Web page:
News: Tubbies versus clincher tyres

Is there a difference between carbon tubbies and carbon clincher wheels and if so what should you be looking at?

The best answer and solution for those of you that are racing and have the privilege of a support vehicle following you in events would be to go the route of the tubbie option. Team Pro Touch riders make use of both options and we will always have tubbie and clincher spare wheels available in the support vehicle.
If you are an all round rider that races and trains without vehicle support I would definitely recommend the clincher option.

This is really the simplest way of advising you on the choices between the 2 options. You would also need to understand the difference between the tubbie and clincher options like the different rims that you would require and what tyre can be used with what rim.

Clincher wheels.

These are the most common, and are used with a separate tyre and inner tube. If you get a flat tire with a clincher, you can change out the inner tube and continue riding without too much fuss. Clinchers are a great all-around wheel, and are fine for the occasional racer and the rest of us weekend warriors.

Tubular wheels.

These are lighter and cheaper, but must be used with tubular tyres. Tubular tyres are different in that the tyre and inner tube are combined into one piece, and need to be glued onto the rim. Generally, tubular tyres are more expensive than clincher tyres and are (much) more difficult to change in the event of a flat. To change a tubular tyre, you’ll need to remove the damaged (glued-on) tyre first, then apply fresh glue, and with it, a new tubular tyre. The glue must then be allowed some time to cure. Basically, it’s not something you want to be doing in the middle of your ride. It might mean a taxi ride home or a long walk. Tubular wheels are more popular with racers because they’re cheaper and lighter. For the sake of convenience, however, even racers usually train on clinchers these days – reserving tubular use for race day.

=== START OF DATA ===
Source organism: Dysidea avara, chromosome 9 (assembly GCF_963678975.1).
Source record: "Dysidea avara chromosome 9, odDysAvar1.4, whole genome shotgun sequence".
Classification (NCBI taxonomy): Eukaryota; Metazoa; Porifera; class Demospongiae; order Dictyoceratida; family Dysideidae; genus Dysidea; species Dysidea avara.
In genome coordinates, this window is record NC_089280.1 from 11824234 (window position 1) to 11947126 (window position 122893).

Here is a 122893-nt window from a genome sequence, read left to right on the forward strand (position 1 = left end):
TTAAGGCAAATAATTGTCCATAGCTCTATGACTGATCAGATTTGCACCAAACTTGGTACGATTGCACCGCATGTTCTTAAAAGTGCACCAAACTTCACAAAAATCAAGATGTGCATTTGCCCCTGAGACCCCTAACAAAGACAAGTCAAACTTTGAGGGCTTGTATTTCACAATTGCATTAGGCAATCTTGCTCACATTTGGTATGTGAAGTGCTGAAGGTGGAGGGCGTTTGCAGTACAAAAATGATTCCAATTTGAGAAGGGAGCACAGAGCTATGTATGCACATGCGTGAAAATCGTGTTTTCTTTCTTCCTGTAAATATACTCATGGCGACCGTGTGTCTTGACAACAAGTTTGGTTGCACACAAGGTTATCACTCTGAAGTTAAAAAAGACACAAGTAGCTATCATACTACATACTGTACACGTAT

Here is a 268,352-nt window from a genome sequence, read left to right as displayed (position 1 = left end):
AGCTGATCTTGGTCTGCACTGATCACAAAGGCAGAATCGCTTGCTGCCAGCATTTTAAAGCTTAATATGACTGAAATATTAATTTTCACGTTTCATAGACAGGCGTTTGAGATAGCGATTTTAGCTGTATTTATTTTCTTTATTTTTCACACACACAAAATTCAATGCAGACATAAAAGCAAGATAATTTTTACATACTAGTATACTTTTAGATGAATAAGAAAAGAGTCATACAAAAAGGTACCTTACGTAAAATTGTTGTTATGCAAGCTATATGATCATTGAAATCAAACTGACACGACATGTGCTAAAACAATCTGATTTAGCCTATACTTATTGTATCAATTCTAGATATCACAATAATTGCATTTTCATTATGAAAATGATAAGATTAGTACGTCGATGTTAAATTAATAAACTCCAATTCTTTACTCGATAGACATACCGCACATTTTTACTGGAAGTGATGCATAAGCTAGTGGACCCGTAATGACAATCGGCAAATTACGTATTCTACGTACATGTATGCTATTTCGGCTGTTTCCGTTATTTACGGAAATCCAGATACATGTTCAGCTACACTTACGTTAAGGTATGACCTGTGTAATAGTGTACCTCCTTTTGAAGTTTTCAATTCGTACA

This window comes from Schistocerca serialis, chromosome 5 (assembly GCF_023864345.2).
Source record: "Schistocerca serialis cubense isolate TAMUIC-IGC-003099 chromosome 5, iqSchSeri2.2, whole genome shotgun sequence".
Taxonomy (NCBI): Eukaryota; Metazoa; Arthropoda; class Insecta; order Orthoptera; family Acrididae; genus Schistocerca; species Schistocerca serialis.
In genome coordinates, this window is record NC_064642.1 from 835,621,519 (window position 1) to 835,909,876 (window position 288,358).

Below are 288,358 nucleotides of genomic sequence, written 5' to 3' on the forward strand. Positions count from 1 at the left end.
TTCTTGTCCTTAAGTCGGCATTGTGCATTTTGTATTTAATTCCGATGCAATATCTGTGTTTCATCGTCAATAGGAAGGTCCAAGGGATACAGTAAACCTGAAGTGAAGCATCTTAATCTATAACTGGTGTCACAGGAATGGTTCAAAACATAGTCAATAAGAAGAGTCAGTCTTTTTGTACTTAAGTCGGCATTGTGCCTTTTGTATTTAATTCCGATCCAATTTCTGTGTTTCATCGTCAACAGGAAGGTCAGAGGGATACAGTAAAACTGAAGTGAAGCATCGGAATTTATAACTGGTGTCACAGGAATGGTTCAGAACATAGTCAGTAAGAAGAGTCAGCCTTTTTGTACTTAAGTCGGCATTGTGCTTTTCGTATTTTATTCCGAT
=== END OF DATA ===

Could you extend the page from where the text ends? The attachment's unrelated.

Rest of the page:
Which should you choose?

85% of the wheels sold are clinchers. If you’re a racer, and are looking for the ultimate in performance, consider choosing a carbon tubular wheel set. Before you buy tubular, understand that they aren’t as user-friendly. If you’re in doubt, get clinchers.

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